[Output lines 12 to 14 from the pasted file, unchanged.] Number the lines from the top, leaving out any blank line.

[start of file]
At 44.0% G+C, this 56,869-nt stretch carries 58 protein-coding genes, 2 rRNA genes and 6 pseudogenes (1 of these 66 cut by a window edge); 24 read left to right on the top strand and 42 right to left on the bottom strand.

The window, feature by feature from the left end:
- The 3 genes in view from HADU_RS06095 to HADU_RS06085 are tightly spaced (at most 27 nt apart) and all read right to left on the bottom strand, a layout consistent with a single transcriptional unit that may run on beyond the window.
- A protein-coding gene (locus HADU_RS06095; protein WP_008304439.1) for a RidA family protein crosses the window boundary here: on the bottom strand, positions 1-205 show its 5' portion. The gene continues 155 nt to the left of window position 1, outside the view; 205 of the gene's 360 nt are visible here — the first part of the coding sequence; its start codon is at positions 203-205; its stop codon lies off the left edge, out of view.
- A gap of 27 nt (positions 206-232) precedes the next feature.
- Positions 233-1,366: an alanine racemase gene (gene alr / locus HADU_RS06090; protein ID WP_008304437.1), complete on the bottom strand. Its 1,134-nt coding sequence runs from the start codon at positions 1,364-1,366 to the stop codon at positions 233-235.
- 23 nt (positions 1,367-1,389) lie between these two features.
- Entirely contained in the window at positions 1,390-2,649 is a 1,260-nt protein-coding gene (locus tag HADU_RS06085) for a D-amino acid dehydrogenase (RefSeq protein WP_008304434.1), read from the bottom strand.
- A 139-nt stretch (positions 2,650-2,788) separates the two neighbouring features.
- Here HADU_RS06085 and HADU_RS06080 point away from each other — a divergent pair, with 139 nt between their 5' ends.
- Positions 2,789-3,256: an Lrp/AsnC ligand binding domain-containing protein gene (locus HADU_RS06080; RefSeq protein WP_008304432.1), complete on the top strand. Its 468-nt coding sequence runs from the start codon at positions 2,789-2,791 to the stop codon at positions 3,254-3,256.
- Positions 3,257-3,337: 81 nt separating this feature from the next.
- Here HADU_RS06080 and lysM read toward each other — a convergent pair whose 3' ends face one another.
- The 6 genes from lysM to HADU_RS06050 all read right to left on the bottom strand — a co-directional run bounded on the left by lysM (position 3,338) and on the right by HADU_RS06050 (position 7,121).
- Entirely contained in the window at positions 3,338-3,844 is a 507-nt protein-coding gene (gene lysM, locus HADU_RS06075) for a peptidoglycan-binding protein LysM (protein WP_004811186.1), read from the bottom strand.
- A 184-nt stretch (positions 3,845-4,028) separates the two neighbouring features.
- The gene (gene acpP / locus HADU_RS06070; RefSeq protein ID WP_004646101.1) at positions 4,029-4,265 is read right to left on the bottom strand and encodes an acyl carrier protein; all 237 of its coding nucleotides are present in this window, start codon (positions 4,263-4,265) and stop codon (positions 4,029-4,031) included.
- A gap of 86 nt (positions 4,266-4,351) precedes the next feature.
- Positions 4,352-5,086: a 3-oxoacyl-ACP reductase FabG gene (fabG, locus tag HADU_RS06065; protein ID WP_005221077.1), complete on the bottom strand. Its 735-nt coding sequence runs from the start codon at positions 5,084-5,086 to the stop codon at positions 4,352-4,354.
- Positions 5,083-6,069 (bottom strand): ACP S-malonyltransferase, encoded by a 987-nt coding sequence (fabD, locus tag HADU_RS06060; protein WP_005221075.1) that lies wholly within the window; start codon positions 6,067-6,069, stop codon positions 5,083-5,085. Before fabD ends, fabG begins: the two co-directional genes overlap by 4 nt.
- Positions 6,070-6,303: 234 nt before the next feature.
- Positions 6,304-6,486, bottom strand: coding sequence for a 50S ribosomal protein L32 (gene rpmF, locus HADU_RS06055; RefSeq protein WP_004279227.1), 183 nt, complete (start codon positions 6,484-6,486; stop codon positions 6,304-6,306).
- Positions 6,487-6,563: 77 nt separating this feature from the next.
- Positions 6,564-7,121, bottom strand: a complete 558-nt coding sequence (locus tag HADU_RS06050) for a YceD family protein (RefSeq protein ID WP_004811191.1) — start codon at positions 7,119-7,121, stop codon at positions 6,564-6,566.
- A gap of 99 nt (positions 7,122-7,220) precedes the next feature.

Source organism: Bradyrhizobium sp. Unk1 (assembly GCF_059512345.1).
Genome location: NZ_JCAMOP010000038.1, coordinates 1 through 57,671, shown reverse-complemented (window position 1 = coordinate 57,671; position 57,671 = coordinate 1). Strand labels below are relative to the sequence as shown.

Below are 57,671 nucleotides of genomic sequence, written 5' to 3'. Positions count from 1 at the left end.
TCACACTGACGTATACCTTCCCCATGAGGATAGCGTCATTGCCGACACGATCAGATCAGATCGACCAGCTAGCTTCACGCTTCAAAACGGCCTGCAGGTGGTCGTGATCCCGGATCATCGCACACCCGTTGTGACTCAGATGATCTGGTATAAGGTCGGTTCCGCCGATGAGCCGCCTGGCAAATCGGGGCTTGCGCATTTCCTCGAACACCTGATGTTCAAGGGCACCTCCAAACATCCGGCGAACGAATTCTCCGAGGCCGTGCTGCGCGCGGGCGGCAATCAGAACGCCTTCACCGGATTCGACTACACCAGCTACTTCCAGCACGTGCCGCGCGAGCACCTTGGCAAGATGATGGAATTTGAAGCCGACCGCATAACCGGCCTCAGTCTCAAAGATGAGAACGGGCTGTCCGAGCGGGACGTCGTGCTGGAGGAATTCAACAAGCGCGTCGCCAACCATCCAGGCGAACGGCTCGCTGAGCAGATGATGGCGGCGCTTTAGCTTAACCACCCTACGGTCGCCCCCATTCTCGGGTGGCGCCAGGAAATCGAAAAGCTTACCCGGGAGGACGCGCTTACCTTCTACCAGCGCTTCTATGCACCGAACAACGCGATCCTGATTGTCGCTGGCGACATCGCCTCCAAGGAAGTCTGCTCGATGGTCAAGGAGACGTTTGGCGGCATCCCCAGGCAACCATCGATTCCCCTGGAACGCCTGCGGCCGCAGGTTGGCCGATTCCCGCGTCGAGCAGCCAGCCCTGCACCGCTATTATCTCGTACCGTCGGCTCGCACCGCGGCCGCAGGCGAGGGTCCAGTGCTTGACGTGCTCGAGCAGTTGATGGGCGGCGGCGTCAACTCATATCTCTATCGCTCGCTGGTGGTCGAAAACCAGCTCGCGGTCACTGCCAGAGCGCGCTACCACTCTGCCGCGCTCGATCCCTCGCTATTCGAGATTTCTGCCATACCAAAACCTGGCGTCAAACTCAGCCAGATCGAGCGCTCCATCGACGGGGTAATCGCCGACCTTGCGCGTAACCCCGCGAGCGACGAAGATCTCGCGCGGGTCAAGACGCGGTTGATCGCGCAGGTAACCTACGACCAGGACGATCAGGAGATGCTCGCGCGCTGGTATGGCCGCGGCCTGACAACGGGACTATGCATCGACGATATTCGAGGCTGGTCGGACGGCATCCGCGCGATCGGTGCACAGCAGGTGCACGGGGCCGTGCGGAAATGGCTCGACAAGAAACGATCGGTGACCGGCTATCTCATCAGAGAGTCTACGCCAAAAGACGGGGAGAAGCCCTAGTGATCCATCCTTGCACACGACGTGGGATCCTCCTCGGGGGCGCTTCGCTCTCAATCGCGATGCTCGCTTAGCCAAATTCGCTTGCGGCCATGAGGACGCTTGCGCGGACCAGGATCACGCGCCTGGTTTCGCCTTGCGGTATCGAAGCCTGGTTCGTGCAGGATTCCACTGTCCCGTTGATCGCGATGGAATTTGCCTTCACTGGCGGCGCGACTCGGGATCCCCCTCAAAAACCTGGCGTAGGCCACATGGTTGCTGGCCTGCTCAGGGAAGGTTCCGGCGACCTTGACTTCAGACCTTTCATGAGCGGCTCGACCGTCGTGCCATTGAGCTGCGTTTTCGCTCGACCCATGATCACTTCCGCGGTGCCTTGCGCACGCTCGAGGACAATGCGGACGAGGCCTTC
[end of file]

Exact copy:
- Positions 3,257-3,337: 81 nt separating this feature from the next.
- Here HADU_RS06080 and lysM read toward each other — a convergent pair whose 3' ends face one another.
- The 6 genes from lysM to HADU_RS06050 all read right to left on the bottom strand — a co-directional run bounded on the left by lysM (position 3,338) and on the right by HADU_RS06050 (position 7,121).